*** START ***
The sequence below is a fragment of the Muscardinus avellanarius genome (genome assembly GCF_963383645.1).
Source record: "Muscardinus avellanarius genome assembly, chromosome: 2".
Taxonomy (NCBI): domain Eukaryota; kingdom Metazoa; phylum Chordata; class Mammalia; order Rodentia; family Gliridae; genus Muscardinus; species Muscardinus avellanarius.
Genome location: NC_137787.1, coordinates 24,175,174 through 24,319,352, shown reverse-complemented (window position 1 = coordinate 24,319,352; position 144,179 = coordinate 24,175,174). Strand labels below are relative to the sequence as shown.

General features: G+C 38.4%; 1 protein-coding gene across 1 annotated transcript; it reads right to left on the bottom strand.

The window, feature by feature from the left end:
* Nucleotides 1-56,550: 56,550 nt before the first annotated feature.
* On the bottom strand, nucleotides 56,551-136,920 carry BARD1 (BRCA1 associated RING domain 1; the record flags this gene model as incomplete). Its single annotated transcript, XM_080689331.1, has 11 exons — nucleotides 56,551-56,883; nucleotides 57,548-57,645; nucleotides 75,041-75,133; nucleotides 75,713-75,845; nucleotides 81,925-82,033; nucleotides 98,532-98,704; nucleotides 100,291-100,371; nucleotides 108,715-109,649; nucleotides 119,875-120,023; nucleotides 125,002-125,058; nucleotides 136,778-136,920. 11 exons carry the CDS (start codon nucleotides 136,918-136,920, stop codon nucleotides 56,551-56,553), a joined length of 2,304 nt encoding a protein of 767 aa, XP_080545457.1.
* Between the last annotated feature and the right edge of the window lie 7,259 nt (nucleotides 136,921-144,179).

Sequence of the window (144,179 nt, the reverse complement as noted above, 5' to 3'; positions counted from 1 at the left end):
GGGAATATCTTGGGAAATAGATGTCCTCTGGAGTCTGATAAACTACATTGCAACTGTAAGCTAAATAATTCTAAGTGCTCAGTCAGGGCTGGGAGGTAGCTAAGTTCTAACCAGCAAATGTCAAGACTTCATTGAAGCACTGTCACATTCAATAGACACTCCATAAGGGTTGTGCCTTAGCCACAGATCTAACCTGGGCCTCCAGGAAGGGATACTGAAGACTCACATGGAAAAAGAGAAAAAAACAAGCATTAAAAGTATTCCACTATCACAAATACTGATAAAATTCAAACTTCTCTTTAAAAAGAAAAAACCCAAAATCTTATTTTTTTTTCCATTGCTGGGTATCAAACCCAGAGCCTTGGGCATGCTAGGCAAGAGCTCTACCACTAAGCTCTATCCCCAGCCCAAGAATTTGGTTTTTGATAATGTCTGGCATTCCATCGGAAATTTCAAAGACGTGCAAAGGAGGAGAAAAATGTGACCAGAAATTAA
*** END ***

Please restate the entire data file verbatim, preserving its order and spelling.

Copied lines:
The sequence below is a fragment of the Muscardinus avellanarius genome (genome assembly GCF_963383645.1).
Source record: "Muscardinus avellanarius genome assembly, chromosome: 2".
Taxonomy (NCBI): domain Eukaryota; kingdom Metazoa; phylum Chordata; class Mammalia; order Rodentia; family Gliridae; genus Muscardinus; species Muscardinus avellanarius.
Genome location: NC_137787.1, coordinates 24,175,174 through 24,319,352, shown reverse-complemented (window position 1 = coordinate 24,319,352; position 144,179 = coordinate 24,175,174). Strand labels below are relative to the sequence as shown.

General features: G+C 38.4%; 1 protein-coding gene across 1 annotated transcript; it reads right to left on the bottom strand.

The window, feature by feature from the left end:
* Nucleotides 1-56,550: 56,550 nt before the first annotated feature.
* On the bottom strand, nucleotides 56,551-136,920 carry BARD1 (BRCA1 associated RING domain 1; the record flags this gene model as incomplete). Its single annotated transcript, XM_080689331.1, has 11 exons — nucleotides 56,551-56,883; nucleotides 57,548-57,645; nucleotides 75,041-75,133; nucleotides 75,713-75,845; nucleotides 81,925-82,033; nucleotides 98,532-98,704; nucleotides 100,291-100,371; nucleotides 108,715-109,649; nucleotides 119,875-120,023; nucleotides 125,002-125,058; nucleotides 136,778-136,920. 11 exons carry the CDS (start codon nucleotides 136,918-136,920, stop codon nucleotides 56,551-56,553), a joined length of 2,304 nt encoding a protein of 767 aa, XP_080545457.1.
* Between the last annotated feature and the right edge of the window lie 7,259 nt (nucleotides 136,921-144,179).

Sequence of the window (144,179 nt, the reverse complement as noted above, 5' to 3'; positions counted from 1 at the left end):
GGGAATATCTTGGGAAATAGATGTCCTCTGGAGTCTGATAAACTACATTGCAACTGTAAGCTAAATAATTCTAAGTGCTCAGTCAGGGCTGGGAGGTAGCTAAGTTCTAACCAGCAAATGTCAAGACTTCATTGAAGCACTGTCACATTCAATAGACACTCCATAAGGGTTGTGCCTTAGCCACAGATCTAACCTGGGCCTCCAGGAAGGGATACTGAAGACTCACATGGAAAAAGAGAAAAAAACAAGCATTAAAAGTATTCCACTATCACAAATACTGATAAAATTCAAACTTCTCTTTAAAAAGAAAAAACCCAAAATCTTATTTTTTTTTCCATTGCTGGGTATCAAACCCAGAGCCTTGGGCATGCTAGGCAAGAGCTCTACCACTAAGCTCTATCCCCAGCCCAAGAATTTGGTTTTTGATAATGTCTGGCATTCCATCGGAAATTTCAAAGACGTGCAAAGGAGGAGAAAAATGTGACCAGAAATTAA